April 26, 2012

Book: When We Were Gods by Colin Falconer

Filed under: Books — Tags: , , , , , — krishnafromtoronto @ 10:57 am

Another great historical drama by Colin Falconer. Reminiscent in style of the story of Suleyman, Ottoman Empire’s last great Sultan, his earlier `Sultan’s Harem‘ (Reviewed here before)  this time, it is a story that is very well known and written about numerous times: the story of Cleopatra of Egypt. Again, he makes history come alive.

The reason this story resonates well with many readers is the same as the reason that many purists will be upset with the treatment: Colin tries to set the conversations and feelings in contemporary style. Cleopatra, Julius Caesar and Marc Anthony all talk like modern Americans. If you cannot digest Cleopatra saying things like `She is a bitch’ about another character because you are a historical purist and do not think that she would have spoken in such contemporary  terms,  then this book is definitely not for you. I prefer the tone and the scenes set by Colin. He has not twisted history, as Disney
famously did with many of their movies – The Little MermaidHercules just to name two,  are not faithful to the original stories – but has just made it contemporary.

The story comes alive and vibrant under his pen, where we follow Cleopatra as she is forced into Exile at a young age, betrayed to Rome by her own family. We follow her daring entry into Caesar’s presence under the very nose of her relatives, her gaining favour with Julius, and eventually emerging as a monarch in her own right – almost gaining the throne of Rome with Julius.

When Julius is murdered, and a triumvirate including the pimply, gangly and sickly youth called Octavian, Mark Anthony and another Imperator takes over, she begins anew. She loses her heart a second time to Marc Anthony.

The events that led to Marc Anthony’s disastrous failure, his drinking and womanizing, his descent from the heights of glory, where he could have snatched Rome easily from Octavian’s weak grasp to the ignominy of his defeat at the same Octavian’s hands are all brought out very well.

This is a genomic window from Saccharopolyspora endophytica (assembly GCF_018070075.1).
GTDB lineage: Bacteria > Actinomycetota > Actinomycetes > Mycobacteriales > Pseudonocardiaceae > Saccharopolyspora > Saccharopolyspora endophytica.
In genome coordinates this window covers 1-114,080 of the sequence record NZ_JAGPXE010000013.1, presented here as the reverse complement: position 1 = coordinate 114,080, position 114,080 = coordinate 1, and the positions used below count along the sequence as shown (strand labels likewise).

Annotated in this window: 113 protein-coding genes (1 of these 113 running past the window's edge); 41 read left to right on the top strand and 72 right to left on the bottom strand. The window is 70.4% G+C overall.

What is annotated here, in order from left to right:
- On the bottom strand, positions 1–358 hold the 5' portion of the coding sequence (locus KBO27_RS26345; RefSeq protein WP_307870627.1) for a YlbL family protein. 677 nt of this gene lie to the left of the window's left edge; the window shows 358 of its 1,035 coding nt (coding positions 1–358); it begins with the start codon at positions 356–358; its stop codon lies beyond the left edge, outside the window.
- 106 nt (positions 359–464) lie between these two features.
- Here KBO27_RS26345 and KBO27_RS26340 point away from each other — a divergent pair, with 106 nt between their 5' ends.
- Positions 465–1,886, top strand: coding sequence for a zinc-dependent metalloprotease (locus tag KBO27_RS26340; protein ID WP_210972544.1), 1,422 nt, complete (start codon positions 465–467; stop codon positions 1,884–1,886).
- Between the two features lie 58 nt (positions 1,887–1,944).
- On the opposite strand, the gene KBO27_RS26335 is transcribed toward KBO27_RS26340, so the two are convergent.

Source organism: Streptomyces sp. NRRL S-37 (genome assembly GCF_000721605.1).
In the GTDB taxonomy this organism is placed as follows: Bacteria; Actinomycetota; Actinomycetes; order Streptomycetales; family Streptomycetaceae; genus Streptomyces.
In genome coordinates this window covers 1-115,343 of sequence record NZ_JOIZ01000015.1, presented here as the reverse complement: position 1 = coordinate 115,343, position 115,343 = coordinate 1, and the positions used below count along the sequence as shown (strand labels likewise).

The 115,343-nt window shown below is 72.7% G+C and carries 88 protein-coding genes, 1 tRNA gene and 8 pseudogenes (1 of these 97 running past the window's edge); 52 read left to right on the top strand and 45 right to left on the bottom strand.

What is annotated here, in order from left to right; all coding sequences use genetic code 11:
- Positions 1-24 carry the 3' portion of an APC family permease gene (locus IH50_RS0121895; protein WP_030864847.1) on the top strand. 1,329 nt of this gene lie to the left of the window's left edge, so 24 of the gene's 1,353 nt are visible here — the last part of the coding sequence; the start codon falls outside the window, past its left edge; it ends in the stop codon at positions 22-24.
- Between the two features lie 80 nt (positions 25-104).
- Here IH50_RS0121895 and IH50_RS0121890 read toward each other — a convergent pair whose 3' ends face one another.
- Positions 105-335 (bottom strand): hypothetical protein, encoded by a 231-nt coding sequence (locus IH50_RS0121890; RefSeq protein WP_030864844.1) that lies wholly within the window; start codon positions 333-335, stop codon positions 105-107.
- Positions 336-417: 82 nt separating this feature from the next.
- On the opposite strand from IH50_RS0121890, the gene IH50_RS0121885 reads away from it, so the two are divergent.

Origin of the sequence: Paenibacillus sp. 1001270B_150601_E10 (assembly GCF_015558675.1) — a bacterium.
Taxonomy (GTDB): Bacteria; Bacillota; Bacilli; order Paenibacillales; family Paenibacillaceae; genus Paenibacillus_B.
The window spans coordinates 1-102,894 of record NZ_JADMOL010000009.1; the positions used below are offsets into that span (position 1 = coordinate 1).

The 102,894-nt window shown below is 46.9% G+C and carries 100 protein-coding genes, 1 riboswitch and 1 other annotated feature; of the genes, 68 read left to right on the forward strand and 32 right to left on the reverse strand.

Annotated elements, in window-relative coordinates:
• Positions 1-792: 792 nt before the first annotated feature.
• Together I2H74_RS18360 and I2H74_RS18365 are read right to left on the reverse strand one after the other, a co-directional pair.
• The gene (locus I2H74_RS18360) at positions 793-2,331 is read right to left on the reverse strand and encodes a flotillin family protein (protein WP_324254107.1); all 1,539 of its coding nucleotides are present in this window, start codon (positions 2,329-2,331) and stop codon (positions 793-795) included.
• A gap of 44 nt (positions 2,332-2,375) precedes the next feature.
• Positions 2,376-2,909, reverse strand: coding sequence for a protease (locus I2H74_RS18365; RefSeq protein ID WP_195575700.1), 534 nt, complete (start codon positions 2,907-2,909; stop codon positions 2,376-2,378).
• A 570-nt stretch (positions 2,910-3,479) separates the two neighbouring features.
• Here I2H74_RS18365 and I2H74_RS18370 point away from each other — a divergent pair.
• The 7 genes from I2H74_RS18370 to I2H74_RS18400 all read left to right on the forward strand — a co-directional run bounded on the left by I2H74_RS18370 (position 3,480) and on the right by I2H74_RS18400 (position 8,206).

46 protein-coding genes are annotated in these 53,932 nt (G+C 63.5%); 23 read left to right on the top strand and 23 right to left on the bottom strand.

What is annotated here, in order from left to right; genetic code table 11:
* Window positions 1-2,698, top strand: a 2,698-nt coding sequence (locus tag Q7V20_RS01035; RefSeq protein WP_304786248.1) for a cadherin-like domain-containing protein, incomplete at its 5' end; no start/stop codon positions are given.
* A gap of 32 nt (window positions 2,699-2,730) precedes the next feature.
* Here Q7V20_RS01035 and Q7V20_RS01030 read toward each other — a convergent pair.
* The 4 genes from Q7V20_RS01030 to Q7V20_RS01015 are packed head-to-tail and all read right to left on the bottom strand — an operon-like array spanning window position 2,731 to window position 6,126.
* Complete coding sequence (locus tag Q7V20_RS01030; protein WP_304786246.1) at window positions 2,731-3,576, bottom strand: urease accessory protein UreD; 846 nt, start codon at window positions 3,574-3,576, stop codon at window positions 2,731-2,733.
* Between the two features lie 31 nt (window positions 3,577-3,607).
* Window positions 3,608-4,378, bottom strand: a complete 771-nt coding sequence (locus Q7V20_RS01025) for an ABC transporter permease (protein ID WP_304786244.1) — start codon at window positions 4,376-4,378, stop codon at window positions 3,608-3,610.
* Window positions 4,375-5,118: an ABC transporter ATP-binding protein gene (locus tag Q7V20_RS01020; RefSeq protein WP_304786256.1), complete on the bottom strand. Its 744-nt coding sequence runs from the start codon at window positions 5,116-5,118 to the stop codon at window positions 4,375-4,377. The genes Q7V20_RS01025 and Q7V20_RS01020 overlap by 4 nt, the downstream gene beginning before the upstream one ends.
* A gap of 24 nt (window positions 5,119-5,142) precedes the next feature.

The story centres around Cleopatra, her trials and triumphs are well told. Her feelings in being instrumental in her more beautiful sister being brought in chains by Julius to Rome are interesting to read; her unease when her sister Arisnoe is allowed to live, albeit in exile is well etched. Her machinations in getting rid of her sister are ruthless.

The strategist that Cleopatra is, she is indispensable to Marc Anthony’s efforts in regaining his power; however, all around him snub her every chance they get, since she is a woman and `should not participate in affairs of men’.

The successive victories of Octavian against seemingly impossible odds, the game of cat and mouse played by him with Anthony and Cleopatra, the unfortunate failure of a cunning plan of Cleopatra to escape to Persia, the successive defeats that Marc Anthony and Cleopatra suffer due as much to lack of luck as to failure in war are all well described.

Her calm under pressure, the devotion of Mardian, her tutor from childhood and confidant for life, her capture by Octavian when Anthony dies and her subsequent choice of death (not by asp but by Cobra; not bitten at the breast but on her hand) which was known to Octavian who deliberately allowed it to happen – are all brilliantly told.

Even for those who know the outlines of the story, this should be a very interesting book, and it shares with other historical works of Colin, the quality of excellent narration.

A Great and enjoyable Read. This one gets a 8/10

— Krishna


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